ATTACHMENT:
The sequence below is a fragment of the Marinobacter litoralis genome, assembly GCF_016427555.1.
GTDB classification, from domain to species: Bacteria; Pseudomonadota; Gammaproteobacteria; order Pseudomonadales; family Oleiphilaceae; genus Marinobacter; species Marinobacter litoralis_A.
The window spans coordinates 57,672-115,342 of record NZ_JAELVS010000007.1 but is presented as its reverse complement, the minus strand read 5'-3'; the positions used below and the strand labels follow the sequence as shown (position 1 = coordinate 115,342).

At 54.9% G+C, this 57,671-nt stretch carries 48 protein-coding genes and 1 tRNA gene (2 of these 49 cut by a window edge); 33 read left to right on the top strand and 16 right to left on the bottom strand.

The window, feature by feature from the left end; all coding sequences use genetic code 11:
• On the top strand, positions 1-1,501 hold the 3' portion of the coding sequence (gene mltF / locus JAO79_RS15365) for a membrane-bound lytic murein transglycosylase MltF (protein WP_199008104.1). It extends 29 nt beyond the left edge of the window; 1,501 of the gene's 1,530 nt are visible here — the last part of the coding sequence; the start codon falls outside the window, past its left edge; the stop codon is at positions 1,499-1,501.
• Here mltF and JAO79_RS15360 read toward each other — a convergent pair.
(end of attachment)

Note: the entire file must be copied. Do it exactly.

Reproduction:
The sequence below is a fragment of the Marinobacter litoralis genome, assembly GCF_016427555.1.
GTDB classification, from domain to species: Bacteria; Pseudomonadota; Gammaproteobacteria; order Pseudomonadales; family Oleiphilaceae; genus Marinobacter; species Marinobacter litoralis_A.
The window spans coordinates 57,672-115,342 of record NZ_JAELVS010000007.1 but is presented as its reverse complement, the minus strand read 5'-3'; the positions used below and the strand labels follow the sequence as shown (position 1 = coordinate 115,342).

At 54.9% G+C, this 57,671-nt stretch carries 48 protein-coding genes and 1 tRNA gene (2 of these 49 cut by a window edge); 33 read left to right on the top strand and 16 right to left on the bottom strand.

The window, feature by feature from the left end; all coding sequences use genetic code 11:
• On the top strand, positions 1-1,501 hold the 3' portion of the coding sequence (gene mltF / locus JAO79_RS15365) for a membrane-bound lytic murein transglycosylase MltF (protein WP_199008104.1). It extends 29 nt beyond the left edge of the window; 1,501 of the gene's 1,530 nt are visible here — the last part of the coding sequence; the start codon falls outside the window, past its left edge; the stop codon is at positions 1,499-1,501.
• Here mltF and JAO79_RS15360 read toward each other — a convergent pair.